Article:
Avoiding Complaints

The information below suggests ways to avoid complaints by safeguarding your business and adopting a best practice approach for continual process improvement.

The Legal Profession Act 2007 (“Act”) provides that the Legal Services Commission as the sole body responsible for receiving and investigating complaints about the conduct of lawyers and law practice employees. The Commission seeks to share its experience with the legal profession so they can improve client service and minimise the number of complaints received.

Every organisation requires robust processes for handling feedback, whether positive or negative.  When addressing client concerns it is important to ensure your process is sound and the staff who execute the process remain calm and detached from the information they are dealing with.

Do:Do not:
Be positive and show a willingness to hear the complaintGet emotional or defensive
If you receive information about a complaint through a third party or email, contact the client by phone or in person as soon as possibleReject the complaint without considering it in context
Tell the client the steps you will take to investigate and seek to resolve the complaintPromise to correct a complaint until you have had time to investigate it fully
Get a neutral member of staff to assist you with the investigation and in communication with the clientBe condescending or critical of the client
Try to see the situation from the client's point of viewLet client service issues escalate to complaints
Document the process you take, the path to resolution and what changes you may need to implement to prevent it happening again
How do I safeguard my business from complaint?

Learn from others, keep up to date and be prepared to incorporate change into your business processes to ensure you minimise the likelihood of complaint. Common areas to target include those listed in the following checklist.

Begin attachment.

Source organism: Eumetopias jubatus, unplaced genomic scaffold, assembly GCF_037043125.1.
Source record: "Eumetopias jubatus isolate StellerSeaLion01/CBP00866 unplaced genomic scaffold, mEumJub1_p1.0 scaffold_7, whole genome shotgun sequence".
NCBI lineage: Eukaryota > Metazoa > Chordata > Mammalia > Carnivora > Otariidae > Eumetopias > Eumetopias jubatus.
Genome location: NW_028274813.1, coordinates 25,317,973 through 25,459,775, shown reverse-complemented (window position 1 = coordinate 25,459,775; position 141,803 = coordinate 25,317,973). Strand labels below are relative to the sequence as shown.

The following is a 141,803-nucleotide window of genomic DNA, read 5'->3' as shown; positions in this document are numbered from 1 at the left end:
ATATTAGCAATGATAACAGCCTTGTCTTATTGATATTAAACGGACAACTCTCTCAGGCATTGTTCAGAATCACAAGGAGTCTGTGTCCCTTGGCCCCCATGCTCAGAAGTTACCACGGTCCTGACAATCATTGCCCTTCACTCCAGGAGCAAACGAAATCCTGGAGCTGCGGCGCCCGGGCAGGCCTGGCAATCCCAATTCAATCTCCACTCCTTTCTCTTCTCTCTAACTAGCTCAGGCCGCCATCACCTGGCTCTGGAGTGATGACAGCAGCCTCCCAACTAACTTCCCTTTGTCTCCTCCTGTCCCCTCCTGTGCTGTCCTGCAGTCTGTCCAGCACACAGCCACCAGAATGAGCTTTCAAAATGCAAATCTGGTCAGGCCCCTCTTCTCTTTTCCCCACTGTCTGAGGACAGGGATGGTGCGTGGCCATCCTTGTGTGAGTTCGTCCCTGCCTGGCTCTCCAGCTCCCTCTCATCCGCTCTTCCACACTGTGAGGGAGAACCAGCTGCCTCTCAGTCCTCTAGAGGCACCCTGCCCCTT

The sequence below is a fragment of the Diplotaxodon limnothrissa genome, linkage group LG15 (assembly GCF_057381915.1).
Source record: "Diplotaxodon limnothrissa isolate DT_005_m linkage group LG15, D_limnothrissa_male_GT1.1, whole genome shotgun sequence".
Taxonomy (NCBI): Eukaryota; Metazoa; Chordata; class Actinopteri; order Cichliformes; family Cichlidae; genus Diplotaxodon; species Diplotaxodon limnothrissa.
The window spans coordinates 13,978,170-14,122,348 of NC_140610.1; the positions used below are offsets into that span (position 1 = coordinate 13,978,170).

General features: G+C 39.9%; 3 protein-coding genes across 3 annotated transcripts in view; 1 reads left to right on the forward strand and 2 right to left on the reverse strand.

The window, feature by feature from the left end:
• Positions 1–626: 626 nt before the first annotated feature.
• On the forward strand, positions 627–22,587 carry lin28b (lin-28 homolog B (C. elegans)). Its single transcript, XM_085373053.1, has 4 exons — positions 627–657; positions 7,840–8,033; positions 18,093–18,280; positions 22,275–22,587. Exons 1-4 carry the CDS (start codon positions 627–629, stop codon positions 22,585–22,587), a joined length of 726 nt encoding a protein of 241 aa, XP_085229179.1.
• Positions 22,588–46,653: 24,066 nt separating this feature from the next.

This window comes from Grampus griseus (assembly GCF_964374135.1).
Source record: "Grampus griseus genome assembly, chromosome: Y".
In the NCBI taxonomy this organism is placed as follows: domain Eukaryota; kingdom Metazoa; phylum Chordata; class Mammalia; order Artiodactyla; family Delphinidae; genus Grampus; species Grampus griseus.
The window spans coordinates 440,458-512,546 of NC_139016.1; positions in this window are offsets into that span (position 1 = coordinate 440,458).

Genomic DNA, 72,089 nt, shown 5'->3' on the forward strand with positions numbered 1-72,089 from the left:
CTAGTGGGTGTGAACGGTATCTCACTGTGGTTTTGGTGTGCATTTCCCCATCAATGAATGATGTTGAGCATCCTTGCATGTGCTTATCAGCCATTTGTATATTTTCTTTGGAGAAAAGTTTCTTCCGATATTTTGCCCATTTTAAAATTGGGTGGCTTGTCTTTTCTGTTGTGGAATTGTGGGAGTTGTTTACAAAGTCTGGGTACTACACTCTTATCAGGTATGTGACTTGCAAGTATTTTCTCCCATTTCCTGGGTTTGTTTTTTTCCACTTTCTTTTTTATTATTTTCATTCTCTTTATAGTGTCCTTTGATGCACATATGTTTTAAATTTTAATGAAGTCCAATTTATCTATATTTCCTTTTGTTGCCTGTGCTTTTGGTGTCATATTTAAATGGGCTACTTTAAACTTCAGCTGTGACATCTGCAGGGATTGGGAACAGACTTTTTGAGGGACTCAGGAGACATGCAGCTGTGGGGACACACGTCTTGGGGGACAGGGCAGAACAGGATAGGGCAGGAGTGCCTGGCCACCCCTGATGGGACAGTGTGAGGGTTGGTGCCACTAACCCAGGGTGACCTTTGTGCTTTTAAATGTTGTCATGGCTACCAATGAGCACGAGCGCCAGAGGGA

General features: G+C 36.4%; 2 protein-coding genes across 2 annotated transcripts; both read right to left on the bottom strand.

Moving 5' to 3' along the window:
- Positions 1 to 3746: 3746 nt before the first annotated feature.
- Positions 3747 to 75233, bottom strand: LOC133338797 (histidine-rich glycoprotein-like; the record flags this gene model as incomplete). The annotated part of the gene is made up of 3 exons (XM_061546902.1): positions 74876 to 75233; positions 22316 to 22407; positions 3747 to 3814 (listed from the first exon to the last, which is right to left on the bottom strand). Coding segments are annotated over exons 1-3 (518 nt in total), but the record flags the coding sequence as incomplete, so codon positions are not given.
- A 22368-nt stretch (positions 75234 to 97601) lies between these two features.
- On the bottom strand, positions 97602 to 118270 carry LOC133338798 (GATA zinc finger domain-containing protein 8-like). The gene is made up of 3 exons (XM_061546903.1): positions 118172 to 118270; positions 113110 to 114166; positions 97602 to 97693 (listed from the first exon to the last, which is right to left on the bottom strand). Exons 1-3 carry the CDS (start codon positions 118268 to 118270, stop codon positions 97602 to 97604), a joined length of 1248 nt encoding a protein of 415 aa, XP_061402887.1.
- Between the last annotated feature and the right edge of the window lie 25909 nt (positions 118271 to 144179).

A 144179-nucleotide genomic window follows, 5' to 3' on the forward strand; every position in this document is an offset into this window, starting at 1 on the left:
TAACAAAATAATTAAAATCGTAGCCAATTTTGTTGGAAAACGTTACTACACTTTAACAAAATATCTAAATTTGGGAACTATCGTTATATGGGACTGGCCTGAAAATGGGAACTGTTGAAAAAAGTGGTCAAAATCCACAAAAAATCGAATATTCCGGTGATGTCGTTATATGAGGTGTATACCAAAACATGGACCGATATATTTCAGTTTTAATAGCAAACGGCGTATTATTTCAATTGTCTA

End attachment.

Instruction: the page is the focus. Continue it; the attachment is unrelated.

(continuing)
Improving Legal service Quality
 Identify weaknesses in practice management, real or perceived
 Review your client management business processes
 Look at how you maintain your clients’ confidence and loyalty
 Include client service as a quality measure for your business and your staff
 Ensure all calls to your firm are responded to politely and professionally
 Ensure internal communications provide feedback and status updates to clients
 Check that file tracking systems provide timely file progress information
 Manage clients' expectations through communication - explain any delays, changes to processes, or increases in costs
 Respond promptly to client queries and concerns
 Work out how your firm will react if you receive a complaint
 Respond to client feedback

Legal practices are increasingly reliant on technology to assist with case management, information management and other administrative activities. You should aim to utilise technology to improve practices such as administration, communication and recordkeeping.

All technology practices need to be underpinned by robust business practices. However, technology should never get in the way nor become an excuse for poor client service. If a system goes down, its failure cannot be used as an excuse for compromising client service.

Ensure you have an appropriate recordkeeping system and supporting procedures to deal with information and transactions when offline.

Best practice is adopting work or business practices tailored to your organisation to achieve quality services for your clients. All lawyers should review their business, legal and administration practices on a regular basis to ensure currency, compliance and client satisfaction. Processes need to be tailored to the way you like working, to your clients’ needs and to suit your staff and culture. Strive for best practices that will suit your needs.

Before undertaking any changes to existing processes, it may help to identify:

  • what state your business is currently in
  • where you want to be, and
  • what you are prepared to do to get there.

Document all your changes and formulate measures for your new processes so you can gauge the success of the changes.

Undertake a quality assessment of your legal and administrative practices. If you are unable to find the time and experience required, consider contracting an expert to assist you.

If you have any questions or require further information, please contact the Legal Services Commission.